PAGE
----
Fitzgerald now finally got a taste of his own paradise; he and Zelda married on 3 April 1920 at St Patrick’s Cathedral in New York City. Their daughter Frances Scott ‘Scottie’ was born in 1922. The Fitzgeralds honeymooned at the Biltmore Hotel but were asked to leave because of what would become a pattern, their notoriously raucous parties. They settled at a home in Westport, Connecticut and continued the lifestyle of the rich and famous, constantly entertaining. Zelda was flirtatious, Fitzgerald was jealous, and it was the beginning of a turbulent life together. While he continued to write short stories for magazines, his next major published work was a collection of short stories, Flappers and Philosophers (1920). Zelda embraced the flapper lifestyle dressing provocatively and smoking cigarettes, and she and her husband enjoyed the free-thinking, hedonistic pursuits of the roaring twenties when the post-war American economy was booming. Although it was a time of prohibition, there was no deficit of alcohol in the Fitzgerald household.

Tales of the Jazz Age (1922), Fitzgerald’s second collection of shorts contains one of his most famous short stories “The Diamond As Big As the Ritz”. His second novel, also adapted to the screen, was published the same year, The Beautiful and The Damned (1922);

“I love it,” she said frankly. It was impossible to doubt her. …. At her happiness, a gorgeous sentiment welled into his eyes, choked him up, set his nerves a-tingle, and filled his throat with husky and vibrant emotion. There was a hush upon the room. The careless violins and saxophones, the shrill rasping complaint of a child near by, the voice of the violet-hatted girl at the next table, all moved slowly out, receded, and fell away like shadowy reflections on the shining floor–and they two, it seemed to him, were alone and infinitely remote, quiet. Surely the freshness of her cheeks was a gossamer projection from a land of delicate and undiscovered shades; her hand gleaming on the stained table-cloth was a shell from some far and wildly virginal sea….–Ch. 2

Like Armory Blaine in This Side Of Paradise, Anthony Patch and Gloria Gilbert, like many of his stories to come, reflect autobiographical elements to Fitzgerald and Zelda’s life. Zelda herself wrote; many of her stories and reviews, some of them of her husband’s works were published in the same magazines as Fitzgerald’s. Titles include her short story “The Original Follies Girl” (1929), Scandalabra (play, 1933), and her only novel Save Me the Waltz (1932). Zelda was also a talented painter.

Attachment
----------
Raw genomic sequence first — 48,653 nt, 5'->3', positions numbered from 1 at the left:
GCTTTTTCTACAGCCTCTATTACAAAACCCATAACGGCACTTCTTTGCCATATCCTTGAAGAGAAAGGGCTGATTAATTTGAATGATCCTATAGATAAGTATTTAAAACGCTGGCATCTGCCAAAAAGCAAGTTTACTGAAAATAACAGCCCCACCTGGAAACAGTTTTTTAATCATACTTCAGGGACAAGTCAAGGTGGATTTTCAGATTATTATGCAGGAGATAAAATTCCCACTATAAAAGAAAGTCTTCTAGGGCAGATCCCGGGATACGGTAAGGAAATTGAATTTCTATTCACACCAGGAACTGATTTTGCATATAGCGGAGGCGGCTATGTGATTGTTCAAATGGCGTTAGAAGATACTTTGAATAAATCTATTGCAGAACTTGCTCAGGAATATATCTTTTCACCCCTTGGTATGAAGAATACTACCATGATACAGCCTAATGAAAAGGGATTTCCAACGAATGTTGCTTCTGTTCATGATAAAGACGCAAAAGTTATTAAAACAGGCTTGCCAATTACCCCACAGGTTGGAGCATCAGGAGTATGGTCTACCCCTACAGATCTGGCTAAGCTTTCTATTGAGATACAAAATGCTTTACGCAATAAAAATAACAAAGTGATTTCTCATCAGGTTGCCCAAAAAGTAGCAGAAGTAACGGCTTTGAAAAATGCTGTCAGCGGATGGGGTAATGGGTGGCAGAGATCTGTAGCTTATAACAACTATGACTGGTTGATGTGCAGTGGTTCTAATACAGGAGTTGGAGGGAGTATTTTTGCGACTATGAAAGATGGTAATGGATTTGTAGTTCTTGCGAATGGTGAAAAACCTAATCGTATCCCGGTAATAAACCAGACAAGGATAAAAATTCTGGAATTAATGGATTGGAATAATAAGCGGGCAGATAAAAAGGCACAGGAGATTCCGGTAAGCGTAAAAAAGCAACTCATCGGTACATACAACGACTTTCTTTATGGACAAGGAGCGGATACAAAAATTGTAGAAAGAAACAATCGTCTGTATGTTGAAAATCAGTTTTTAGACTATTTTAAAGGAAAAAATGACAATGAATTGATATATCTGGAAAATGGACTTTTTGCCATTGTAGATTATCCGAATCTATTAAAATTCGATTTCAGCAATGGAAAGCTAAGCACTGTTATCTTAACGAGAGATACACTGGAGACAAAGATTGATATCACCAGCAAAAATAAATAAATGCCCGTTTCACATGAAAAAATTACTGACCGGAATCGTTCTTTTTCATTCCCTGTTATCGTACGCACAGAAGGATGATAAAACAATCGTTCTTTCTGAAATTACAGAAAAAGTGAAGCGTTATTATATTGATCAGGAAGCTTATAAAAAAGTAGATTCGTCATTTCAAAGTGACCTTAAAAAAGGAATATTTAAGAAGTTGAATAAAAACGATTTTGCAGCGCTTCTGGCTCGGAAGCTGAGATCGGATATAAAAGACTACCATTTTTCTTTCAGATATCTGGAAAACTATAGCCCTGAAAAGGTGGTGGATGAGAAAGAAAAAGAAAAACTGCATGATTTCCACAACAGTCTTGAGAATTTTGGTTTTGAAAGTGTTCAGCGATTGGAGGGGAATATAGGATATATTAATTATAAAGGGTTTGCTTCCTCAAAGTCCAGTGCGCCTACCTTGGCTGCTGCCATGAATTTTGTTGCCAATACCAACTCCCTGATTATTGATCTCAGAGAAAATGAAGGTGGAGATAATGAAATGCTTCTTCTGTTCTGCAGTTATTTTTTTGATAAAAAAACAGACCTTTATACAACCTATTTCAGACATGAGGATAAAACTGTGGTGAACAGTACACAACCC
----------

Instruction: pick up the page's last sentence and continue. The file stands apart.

After the immense success of The Great Gatsby, Fitzgerald’s All the Sad Young Men (1926) prophetically harkened things to come. While his short stories and another collection Taps at Reveille (1934) continued to appear in magazines, and he started “The Crack Up” essays for Esquire magazine, it was not until 1934 that Fitzgerald published his next book Tender is the Night. Zelda was profoundly upset to discover that Nicole Diver was modeled after her, but the late 1920’s and early 1930’s provided much fodder for the novel. In 1927 the Fitzgeralds rented the 27 bedroom mansion Ellerslie, near Wilmington, Delaware and drunken parties ensued. Fitzgerald was increasingly turning to alcohol, sometimes becoming abusive. Zelda often acted out impetuously, embarrassing herself in front of friends and strangers. She became fixated on her old love, ballet, often practicing to the point of physical and emotional collapse. For the next three years the couple travelled back and forth between New York, Montgomery, and Baltimore. They also travelled to and stayed in Europe for months at a time, sometimes with fellow Americans in Paris, the Riviera, Cannes, St. Raphaël, Capri, Antibes, and Rome. In 1930 they were in North Africa, the same year Zelda had a nervous breakdown. For the next few years she was in and out of clinics in Switzerland.

Fitzgerald continued to use his wife’s mental breakdowns and their overall dysfunctional relationship in his writings including “The Last of the Belles” (1929), “Babylon Revisited” (1930), “Emotional Bankruptcy” (1931), “Crazy Sunday” (1932), and “Trouble” (1937). Back in America in 1931, Fitzgerald went to California to work on scripts for the Metro Goldwyn Meyer film company. “Red-Headed Woman”, “A Yank at Oxford”, “Marie Antoinette”, and “Three Comrades” are among the scripts he worked on. He moved there in 1938, having fallen in love with writer and movie critic Sheilah Graham. While his contract with MGM was not renewed, a number of other film companies hired him to do freelance work. But Fitzgerald’s alcoholism continually interfered with his life and work, requiring hospitalisation at times.

Still struggling with her illness, Zelda moved back to America and went to live with her mother in Montgomery in 1940. The same year, Fitzgerald had a heart attack; a month later, on 21 December 1940 he died of a second heart attack at Sheilah Graham’s apartment in Hollywood, California. He now rests in Rockville Union Cemetery in Rockville, Maryland, with Zelda by his side. She survived him by eight years, until she died in a fire at the Highland Hospital in Asheville, North Carolina. In 1975 they were re-interred in Scott’s family plot at St. Mary’s Catholic Church Cemetery, Rockville, Maryland, where their daughter Scottie was buried in 1986.

Alison Pill as Zelda Fitzgerald and Owen Wilson as Gil in "Midnight in Paris." 2011 Roger Arpajou / Sony Pictures Classics

Alison Pill as Zelda Fitzgerald and Owen Wilson as Gil in “Midnight in Paris.”